Purell was the first hand sanitizer to meet EcoLogo CCD-170 standards, made of ethyl alcohol (first introduced on the market in 1996) and as it turns out, the President of France's office of GOJO Industries, the maker of Purell, is our client — an American for whom we found an apartment in which to live when he moved to Paris four years ago to run the company! He might not be happy to know that I purchased a competitive product — one liter for 15€ that will likely last me a lifetime, but that removed the worry of not having it when needed most.
When the scarcity of hand sanitizer was first reported, I texted him, "Hi. We are wondering how you’re handling the new surge in need for Purell!!! You must be going insane!?"
His reply, "C’est très fou!!! I happen to just arrive in the States for a week, and it’s crazy here." He sent a link to watch a recent parody on Saturday Night Live (if you're outside of the U.S., use a VPN selecting the U.S. in order to watch it). It's worth watching for a big laugh at these stressful times!
We live in interesting times. First and foremost we're concerned about our health. The financial losses we'll deal with once we get this pandemic under control. How that will happen starts with all of us. Currently there is no vaccine to prevent or cure it. We can only avoid exposure to it, and it's spread mainly from person-to-person. Close contact means less than six feet apart from one another, so even respiratory droplets from an infected person can infect another in relatively close contact. No coughing or sneezing allowed!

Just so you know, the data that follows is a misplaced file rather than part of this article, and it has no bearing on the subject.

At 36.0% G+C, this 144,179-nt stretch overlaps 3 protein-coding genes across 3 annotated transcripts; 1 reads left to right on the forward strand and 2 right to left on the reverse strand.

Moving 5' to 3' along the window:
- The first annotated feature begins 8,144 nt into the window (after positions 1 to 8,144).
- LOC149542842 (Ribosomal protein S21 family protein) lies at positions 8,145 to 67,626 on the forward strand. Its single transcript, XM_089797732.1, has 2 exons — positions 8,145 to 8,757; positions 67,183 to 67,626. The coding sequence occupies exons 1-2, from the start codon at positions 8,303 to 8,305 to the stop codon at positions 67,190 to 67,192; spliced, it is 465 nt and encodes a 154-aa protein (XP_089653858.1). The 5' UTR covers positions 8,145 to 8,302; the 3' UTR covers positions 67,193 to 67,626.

Protect yourself by washing your hands or cleaning them with hand sanitizer often. Avoid touching your eyes, nose and mouth with unwashed hands (not easy to do). Don't shake hands or kiss anyone! People who are at a higher risk of getting sick, such as the frail or elderly, are at greater risk of death if they contract the virus.
If you're sick, stay at home and get medical care. Wear a face mask around other people (if you're not sick, no need, unless you're around other people who are sick). Cover your mouth and nose when you cough or sneeze — use the inside of your elbow or a tissue (better), that goes into the trash and wash your hands again and again and again, or use hand sanitizer that contains at least 60 percent alcohol. Keep all surfaces clean, especially those you touch regularly such as tables, doorknobs, light switches, countertops, handles, desks, phones, keyboards, toilets, faucets, and sinks. Good disinfectants to use include diluted household bleach, ammonia and alcohol.
But above all, don't panic. Just get smart and stay healthy while we get hold of the pandemic!
P.S. I will be speaking at International Living's Fast Track Europe Conference May 21-23, 2020 at the Crowne Plaza Vilamoura — Algarve, Portugal, so sign up to be there! And, mark your calendars for our own Living and Investing in France Conference in Nice and Tour to Provence this coming October 18 to 26 — details to come. To be on a special mailing list so that you can take advantage of early bird special rates, email: email@example.com.